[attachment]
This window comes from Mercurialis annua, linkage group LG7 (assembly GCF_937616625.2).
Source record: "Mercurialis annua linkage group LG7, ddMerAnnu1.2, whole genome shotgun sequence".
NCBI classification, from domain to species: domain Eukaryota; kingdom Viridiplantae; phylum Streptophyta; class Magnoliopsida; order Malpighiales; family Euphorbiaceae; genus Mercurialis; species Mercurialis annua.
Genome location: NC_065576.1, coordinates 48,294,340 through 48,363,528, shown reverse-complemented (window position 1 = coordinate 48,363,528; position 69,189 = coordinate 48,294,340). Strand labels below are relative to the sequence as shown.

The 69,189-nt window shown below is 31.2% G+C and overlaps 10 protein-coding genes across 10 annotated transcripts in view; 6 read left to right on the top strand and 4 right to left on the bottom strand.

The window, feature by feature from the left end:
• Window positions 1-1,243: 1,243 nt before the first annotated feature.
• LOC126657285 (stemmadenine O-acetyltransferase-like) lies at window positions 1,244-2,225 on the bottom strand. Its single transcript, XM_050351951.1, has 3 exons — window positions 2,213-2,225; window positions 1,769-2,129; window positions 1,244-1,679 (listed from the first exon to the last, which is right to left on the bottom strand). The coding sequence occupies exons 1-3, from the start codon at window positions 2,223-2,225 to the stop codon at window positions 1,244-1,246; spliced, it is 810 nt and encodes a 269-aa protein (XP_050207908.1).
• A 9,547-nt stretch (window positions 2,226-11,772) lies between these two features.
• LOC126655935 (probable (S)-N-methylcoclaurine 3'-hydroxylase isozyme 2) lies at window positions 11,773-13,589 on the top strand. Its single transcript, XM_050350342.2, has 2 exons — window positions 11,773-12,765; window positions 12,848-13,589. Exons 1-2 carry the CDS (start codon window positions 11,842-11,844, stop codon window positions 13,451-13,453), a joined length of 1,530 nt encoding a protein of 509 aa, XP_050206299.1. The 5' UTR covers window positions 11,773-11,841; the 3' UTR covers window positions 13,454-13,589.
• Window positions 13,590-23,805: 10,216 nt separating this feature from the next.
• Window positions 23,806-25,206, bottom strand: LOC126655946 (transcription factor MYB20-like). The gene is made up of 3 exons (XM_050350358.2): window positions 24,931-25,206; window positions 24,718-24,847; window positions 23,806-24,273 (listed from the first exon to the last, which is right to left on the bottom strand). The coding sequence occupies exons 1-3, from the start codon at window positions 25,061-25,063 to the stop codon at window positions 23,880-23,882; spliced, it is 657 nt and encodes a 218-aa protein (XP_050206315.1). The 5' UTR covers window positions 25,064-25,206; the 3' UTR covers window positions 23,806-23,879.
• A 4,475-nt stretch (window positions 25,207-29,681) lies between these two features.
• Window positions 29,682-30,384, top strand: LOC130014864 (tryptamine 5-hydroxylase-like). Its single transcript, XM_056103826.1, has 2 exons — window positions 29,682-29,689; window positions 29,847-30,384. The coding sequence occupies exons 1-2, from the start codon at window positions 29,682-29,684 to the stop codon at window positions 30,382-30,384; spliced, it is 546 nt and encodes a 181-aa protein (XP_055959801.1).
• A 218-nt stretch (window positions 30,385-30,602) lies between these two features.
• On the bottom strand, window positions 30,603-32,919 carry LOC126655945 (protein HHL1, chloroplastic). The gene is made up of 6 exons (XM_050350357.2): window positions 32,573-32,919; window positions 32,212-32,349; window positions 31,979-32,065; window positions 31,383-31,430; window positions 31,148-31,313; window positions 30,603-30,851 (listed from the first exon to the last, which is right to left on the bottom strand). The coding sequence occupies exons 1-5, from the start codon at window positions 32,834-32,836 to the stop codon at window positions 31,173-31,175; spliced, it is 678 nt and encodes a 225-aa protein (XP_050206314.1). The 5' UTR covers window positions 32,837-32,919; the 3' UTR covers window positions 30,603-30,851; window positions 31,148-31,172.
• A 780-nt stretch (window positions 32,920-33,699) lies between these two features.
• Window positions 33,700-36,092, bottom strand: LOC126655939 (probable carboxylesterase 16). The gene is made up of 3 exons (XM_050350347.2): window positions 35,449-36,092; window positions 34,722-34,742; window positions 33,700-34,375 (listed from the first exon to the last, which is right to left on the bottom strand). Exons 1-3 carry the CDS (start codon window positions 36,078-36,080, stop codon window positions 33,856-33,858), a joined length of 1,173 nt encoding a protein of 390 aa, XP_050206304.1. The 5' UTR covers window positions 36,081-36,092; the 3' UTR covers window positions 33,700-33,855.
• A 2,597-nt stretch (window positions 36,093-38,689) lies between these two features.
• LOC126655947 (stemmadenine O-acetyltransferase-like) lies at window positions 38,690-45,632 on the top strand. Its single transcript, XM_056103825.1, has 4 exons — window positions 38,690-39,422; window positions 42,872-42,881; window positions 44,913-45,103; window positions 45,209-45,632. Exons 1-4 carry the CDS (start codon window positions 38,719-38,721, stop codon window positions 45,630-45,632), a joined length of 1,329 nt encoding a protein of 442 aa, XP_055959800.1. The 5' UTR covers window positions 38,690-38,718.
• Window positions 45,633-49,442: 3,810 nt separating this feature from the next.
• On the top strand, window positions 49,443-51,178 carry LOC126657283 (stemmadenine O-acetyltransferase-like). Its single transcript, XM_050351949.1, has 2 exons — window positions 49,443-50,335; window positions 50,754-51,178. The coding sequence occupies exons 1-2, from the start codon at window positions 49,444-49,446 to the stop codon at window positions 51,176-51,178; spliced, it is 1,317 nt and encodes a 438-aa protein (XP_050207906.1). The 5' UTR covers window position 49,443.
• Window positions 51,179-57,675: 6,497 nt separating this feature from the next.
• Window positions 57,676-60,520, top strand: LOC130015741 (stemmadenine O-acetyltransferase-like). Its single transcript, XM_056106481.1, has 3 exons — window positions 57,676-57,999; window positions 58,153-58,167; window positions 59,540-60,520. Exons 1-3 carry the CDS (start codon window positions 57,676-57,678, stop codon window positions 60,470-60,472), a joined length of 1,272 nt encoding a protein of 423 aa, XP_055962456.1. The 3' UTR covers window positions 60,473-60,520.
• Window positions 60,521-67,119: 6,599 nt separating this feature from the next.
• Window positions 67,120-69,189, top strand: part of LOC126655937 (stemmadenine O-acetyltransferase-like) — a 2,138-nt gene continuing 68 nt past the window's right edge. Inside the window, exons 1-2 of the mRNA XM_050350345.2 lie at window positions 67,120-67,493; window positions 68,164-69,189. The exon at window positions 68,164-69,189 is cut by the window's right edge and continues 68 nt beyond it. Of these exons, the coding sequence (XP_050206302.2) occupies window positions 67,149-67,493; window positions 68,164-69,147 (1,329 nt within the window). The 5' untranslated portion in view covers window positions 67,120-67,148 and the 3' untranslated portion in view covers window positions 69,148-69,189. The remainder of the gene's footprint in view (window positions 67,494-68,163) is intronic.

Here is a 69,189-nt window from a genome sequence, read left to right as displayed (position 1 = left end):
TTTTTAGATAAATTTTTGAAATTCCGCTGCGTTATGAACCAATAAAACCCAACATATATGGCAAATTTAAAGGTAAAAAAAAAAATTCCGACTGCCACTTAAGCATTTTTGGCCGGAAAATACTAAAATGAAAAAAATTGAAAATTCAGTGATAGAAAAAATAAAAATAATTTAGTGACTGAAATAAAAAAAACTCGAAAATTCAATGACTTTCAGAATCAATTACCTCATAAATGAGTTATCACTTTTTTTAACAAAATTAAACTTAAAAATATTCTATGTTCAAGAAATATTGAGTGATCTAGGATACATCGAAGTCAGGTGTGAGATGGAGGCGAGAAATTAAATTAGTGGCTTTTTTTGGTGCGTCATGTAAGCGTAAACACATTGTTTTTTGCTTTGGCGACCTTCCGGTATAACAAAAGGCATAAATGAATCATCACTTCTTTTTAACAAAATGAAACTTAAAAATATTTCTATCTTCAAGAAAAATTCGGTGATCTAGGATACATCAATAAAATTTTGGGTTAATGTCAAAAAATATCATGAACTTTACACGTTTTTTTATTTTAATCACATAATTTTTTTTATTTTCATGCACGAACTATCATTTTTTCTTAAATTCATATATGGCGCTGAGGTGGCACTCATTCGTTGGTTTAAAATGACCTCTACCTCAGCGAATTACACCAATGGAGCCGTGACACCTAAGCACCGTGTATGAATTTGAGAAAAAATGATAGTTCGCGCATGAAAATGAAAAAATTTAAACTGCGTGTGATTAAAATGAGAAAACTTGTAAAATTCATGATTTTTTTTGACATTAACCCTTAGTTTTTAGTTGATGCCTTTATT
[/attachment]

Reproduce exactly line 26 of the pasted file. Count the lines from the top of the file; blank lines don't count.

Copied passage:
• Window positions 67,120-69,189, top strand: part of LOC126655937 (stemmadenine O-acetyltransferase-like) — a 2,138-nt gene continuing 68 nt past the window's right edge. Inside the window, exons 1-2 of the mRNA XM_050350345.2 lie at window positions 67,120-67,493; window positions 68,164-69,189. The exon at window positions 68,164-69,189 is cut by the window's right edge and continues 68 nt beyond it. Of these exons, the coding sequence (XP_050206302.2) occupies window positions 67,149-67,493; window positions 68,164-69,147 (1,329 nt within the window). The 5' untranslated portion in view covers window positions 67,120-67,148 and the 3' untranslated portion in view covers window positions 69,148-69,189. The remainder of the gene's footprint in view (window positions 67,494-68,163) is intronic.